Accessorizer, at last

I've flirted with Kevin Callahan's Accessorizer over the years. Some pretty smart programmers swear by it, and I could see on paper how it would save me time and effort. Still, I was never 100% comfortable integrating it into my workflow — until now.

With the big changes in the latest release (2.9.2 as of this writing), I find that using Accessorizer not only saves time, it feels natural. My hands stay on the keyboard, there is very little cognitive load, and I never leave Xcode. Furthermore, the dozens of things Accessorizer can do are easily available to me, and I can learn about them and add them to my workflow at my convenience.

The Copy-Paste paradigm

The key for me was to understand that Accessorizer uses a Copy-Paste paradigm:

  • You select ivars in your .h file.
  • You load them into Accessorizer's buffer. Conceptually, this is a Copy, except what you care about is not the literal text but the ivars' names and metadata.
  • At various points in your code, you tell Accessorizer to inject @property statements, @synthesize statements, etc. Conceptually, these are all variations on Paste.

The things that bothered me before boiled down to extra steps that got in the way of this paradigm (for example, having to constantly switch between Accessorizer and Xcode). Two new features cleared all those obstacles:

  • The Action Menu, which appears as a status item in the menu bar and provides quick access to all the "variations on Paste".
  • Auto-paste, which means the Action Menu pastes code snippets directly into Xcode.

There is an Action Panel, a floating version of the Action Menu, which I don't use but others like a lot. I prefer the Action Menu, but you should check out the Action Panel to see if you like it. Different users will prefer one or the other.

My workflow

With the Copy-Paste paradigm in mind, here's how I use Accessorizer:

  • I select ivars in my .h file.
  • I load them into Accessorizer with Control-;, which I have mapped to the "Declaration" Service. This means not only does Accessorizer load the ivars into its internal buffer, it prefills the Cocoa clipboard with @property statements.
  • I use regular Command-V to paste the @property statements where I want them.
  • I navigate to the point in my .m file where I want @synthesize statements.
  • I use one keyboard shortcut to pull down the Action Menu and another to select "Implementation", which pastes the corresponding @synthesize statements.
  • If there are other things I want to paste, I get them from the Action Menu, again using keyboard shortcuts.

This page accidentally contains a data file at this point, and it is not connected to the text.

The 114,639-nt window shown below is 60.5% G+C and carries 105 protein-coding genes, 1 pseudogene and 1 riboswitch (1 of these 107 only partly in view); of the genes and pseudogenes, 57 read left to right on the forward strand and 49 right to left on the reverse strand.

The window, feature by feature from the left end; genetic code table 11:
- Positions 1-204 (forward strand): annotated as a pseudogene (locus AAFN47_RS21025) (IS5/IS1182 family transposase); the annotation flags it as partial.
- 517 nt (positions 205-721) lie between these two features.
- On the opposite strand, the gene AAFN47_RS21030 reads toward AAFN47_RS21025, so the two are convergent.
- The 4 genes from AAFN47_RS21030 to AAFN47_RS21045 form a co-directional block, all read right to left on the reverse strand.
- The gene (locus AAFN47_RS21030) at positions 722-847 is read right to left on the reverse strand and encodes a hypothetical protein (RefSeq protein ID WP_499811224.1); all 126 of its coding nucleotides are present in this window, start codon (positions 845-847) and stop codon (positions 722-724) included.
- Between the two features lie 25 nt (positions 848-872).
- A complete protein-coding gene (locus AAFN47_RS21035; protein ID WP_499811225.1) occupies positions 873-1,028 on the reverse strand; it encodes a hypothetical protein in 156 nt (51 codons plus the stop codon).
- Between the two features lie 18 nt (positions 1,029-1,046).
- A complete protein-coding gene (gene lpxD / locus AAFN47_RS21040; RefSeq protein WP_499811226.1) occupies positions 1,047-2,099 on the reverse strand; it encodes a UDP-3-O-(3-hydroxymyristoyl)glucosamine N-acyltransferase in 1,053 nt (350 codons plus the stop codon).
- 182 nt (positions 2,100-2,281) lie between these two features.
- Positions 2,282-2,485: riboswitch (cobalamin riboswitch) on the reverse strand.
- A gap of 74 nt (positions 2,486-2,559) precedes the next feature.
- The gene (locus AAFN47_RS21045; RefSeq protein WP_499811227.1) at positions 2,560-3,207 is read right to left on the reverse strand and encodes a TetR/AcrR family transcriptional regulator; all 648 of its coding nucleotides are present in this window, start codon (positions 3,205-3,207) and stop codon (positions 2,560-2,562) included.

The Action Menu is brilliant because once I've learned the keyboard shortcut to pull it down, all of its options are available via ordinary keystrokes — "2" for "Implementation", "4" for "Dealloc", etc. The menu has captured keyboard focus, so I don't have to worry about conflicts with the million key bindings in Xcode 3 or the billion in Xcode 4. This is well worth the slight cost in having to use two keystrokes instead of one. I'd go so far as to say the extra keystroke is a feature, not a cost.

The one shortcoming of the Action Menu is the hotkey to open it: Shift-Control-Command-0. It requires a lot of fingers, is hard to remember, and isn't configurable. If you have a utility like Keyboard Maestro or Butler, you can specify some other keystroke as a macro for Shift-Control-Command-0. I use Control-'. [EDIT: I added a screenshot of the Action Menu.]


I should mention that it's not only the new features in Accessorizer that make 2.9.2 a breakthrough version for me. It also took some work to figure out how I want to use it and what to ignore. For example, I ignore all the Services it offers except "Declaration":

from System Preferences

As far as I am concerned, the other Services are a distraction. All I want is one keyboard shortcut to copy ivars into Accessorizer, and "Declaration" makes the most sense because @property statements are what I'm most likely to want next. From that point on, I go to the Action Menu to do my "variations on Paste".

(As you can imagine if you've tried Xcode 4, Kevin had a hard time finding a keystroke that wasn't taken. Fortunately, I don't mind stealing a keystroke back from Xcode — in this case Control-;, which would normally be mapped to "Check Spelling". It's very easy for me to hit, especially with the Caps Lock key mapped to Control, and it's easy to remember Control-' for the Action Menu since the apostrophe is right next to the semicolon.)

I also ignore most of Accessorizer's features, for now. Within its main window, with its massive array of configuration options, the two tabs I care about most are "General" and "Coding Style". Within the "General" tab all I care about is turning off the Action Panel and turning on the Action Menu:

Action Menu settings

Within the "Coding Style" tab I mostly care about the "ivar Prefix" box and the "Formatting" box. The rest I can get to over time, as I surely will.

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